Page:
A Report on Non-Ionizing Radiation

A few more words about the potential health risks to children from mobile phones...

August 5, 2005

A literature review on the topic by Luc Martens of Belgium’s Ghent University was posted on the Bioelectromagnetics Web site a few days ago. Anyone who doubts how little we know about all this should check it out.

Not counting the abstract, references and acknowledgments, the review runs just three pages —that’s it. There’s not much to say because we don’t know much.

Even the relatively long-running controversy over whether children absorb more radiation than adults due to their thinner skulls and whether the radiation penetrates deeper into their heads —sometimes referred to as Salt Lake City vs. Zurich or Gandhi vs. Kuster— remains unresolved (see MWN, N/D01, p.8). Or as Martens puts it, “There is still an inconsistency in the literature.”

The fact is that most of the literature on cell phone health risks is inconsistent. Not only don’t we know whether the unlimited use of mobile phones is riskier for children than for adults, we don’t know how great the risk is for adults.

Regardless of all this uncertainty, U.S. mobile companies, ever hungry for more profits, are now targeting children as young as six. The health issue is so far off the radar screen that in the last week, Time, USA Today and the Wall Street Journal have all run major stories on the selling of kiddie phones. Not one of them even mentioned health concerns.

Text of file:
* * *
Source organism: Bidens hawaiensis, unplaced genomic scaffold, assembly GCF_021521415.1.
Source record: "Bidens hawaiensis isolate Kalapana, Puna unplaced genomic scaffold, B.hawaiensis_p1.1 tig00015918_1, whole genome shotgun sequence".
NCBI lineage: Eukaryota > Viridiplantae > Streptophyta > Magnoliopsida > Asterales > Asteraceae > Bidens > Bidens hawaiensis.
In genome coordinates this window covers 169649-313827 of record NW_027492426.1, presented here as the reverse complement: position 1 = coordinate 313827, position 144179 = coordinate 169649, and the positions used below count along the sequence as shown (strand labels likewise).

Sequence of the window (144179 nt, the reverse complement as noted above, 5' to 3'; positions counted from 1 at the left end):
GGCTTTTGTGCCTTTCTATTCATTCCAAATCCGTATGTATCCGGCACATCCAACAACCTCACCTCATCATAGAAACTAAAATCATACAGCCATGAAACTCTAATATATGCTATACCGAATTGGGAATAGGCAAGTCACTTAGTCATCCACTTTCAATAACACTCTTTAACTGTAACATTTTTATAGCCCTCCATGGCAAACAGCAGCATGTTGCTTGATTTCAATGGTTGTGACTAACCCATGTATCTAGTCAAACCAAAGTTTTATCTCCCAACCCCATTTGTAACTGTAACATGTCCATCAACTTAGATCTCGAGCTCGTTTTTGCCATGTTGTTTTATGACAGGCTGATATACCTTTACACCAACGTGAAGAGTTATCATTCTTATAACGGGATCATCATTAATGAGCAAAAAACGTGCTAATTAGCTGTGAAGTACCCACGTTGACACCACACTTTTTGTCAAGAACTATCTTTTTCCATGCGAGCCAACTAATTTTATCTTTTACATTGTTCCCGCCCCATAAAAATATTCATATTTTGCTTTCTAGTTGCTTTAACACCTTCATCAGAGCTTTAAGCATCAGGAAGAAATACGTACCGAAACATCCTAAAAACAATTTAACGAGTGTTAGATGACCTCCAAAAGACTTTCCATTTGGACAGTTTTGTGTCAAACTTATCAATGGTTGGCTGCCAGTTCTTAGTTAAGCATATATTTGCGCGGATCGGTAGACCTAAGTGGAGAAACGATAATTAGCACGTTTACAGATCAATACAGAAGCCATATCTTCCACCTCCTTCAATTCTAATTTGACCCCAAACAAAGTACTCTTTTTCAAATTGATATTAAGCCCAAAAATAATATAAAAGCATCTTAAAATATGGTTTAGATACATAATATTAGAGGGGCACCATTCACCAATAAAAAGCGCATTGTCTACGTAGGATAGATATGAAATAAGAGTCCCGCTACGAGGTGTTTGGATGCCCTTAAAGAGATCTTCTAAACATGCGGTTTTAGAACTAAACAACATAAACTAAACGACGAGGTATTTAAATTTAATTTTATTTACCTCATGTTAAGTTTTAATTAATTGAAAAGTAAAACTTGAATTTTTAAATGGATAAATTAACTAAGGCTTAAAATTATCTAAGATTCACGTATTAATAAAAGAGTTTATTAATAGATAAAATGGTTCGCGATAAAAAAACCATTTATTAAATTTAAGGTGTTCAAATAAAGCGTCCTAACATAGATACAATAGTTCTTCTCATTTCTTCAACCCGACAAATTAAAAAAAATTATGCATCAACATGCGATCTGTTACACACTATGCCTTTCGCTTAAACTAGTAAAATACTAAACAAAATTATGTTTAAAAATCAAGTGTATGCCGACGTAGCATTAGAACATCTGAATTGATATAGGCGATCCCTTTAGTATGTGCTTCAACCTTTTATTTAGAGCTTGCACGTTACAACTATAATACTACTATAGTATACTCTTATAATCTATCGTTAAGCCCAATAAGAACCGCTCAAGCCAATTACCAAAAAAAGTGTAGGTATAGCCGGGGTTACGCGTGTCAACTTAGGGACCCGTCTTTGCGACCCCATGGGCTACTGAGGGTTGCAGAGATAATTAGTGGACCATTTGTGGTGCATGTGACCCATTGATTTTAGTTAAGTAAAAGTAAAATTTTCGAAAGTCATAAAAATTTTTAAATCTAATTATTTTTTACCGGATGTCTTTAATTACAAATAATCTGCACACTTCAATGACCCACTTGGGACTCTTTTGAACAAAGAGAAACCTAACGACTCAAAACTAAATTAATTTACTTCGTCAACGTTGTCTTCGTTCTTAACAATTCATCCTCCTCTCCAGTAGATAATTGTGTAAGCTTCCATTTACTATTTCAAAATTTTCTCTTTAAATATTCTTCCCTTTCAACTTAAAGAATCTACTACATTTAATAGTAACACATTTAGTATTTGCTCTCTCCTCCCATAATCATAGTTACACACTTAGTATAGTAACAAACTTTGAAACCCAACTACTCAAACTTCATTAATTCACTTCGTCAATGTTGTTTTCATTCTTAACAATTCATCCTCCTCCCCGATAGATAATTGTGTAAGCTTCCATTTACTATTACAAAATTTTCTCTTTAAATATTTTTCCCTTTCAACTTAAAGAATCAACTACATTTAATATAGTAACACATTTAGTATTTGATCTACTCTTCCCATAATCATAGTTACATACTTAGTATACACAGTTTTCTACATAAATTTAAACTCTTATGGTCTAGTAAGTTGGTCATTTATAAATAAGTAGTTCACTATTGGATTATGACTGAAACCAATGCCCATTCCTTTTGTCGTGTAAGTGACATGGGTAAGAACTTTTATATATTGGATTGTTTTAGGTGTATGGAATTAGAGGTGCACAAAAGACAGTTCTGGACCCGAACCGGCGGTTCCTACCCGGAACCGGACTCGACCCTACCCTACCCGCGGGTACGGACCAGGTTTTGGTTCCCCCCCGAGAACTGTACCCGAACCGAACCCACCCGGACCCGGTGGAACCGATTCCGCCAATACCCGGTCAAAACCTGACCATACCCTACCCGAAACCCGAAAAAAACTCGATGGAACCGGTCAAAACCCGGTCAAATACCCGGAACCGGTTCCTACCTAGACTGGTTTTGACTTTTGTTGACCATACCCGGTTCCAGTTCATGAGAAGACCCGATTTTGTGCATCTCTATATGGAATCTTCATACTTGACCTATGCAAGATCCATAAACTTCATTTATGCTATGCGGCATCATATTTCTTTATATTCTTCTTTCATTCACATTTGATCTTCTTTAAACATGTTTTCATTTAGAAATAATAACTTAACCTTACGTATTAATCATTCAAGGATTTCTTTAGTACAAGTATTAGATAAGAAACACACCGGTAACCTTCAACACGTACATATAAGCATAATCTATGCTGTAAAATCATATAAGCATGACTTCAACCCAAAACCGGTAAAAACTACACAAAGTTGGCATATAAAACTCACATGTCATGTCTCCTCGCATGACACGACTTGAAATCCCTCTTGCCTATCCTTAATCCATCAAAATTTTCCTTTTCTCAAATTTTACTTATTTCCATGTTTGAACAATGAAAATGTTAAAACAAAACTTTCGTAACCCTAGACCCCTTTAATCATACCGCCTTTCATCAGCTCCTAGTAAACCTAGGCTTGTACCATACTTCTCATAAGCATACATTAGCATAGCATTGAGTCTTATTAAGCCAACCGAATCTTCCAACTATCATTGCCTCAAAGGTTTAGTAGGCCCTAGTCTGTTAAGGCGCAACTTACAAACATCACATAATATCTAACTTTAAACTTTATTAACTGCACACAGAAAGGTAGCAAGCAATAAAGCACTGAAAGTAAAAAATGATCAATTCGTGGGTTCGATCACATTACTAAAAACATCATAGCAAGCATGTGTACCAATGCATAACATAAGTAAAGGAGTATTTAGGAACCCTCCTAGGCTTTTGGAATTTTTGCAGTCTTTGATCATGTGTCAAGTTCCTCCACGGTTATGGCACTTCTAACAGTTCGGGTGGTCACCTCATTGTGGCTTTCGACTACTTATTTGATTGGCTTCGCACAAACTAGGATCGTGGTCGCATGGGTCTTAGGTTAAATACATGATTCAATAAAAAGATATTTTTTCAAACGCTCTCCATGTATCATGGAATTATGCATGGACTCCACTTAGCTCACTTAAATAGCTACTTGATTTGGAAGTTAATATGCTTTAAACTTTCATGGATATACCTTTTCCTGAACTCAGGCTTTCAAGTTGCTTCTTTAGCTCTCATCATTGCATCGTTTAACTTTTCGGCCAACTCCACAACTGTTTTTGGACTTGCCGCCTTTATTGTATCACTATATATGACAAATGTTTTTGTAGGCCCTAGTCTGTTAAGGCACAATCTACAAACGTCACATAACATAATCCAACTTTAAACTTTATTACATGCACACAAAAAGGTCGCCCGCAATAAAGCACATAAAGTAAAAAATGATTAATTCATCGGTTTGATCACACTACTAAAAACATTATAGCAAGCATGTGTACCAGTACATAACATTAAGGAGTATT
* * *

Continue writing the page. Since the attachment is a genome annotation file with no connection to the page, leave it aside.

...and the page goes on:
Youri Grigoriev of the Institute of Biophysics in Moscow predicted this would happen after Eric van Rongen and the Health Council of the Netherlands’ finding that there is no scientific rationale to limit children’s use of cell phones.

To be fair, van Rongen is hardly alone. As we have made clear in earlier postings, the World Health Organization (led by Mike Repacholi) and the International Commission on Non-Ionizing Radiation Protection (led by Paolo Vecchia) are similarly more concerned with maintaining scientific integrity than with addressing uncertain health impacts.

Here’s how Grigoriev closed his response to van Rongen and the other members of the council: “The resolution of the Health Council of the Netherlands that it ‘sees no reason for recommending limiting the use of mobile phones by children,’ opens the way for aggressive advertisement of a ‘cellular phone for each child’ and the possibility of using cellular phones by children without limit or control.”

That was last year. This year it has all come to pass.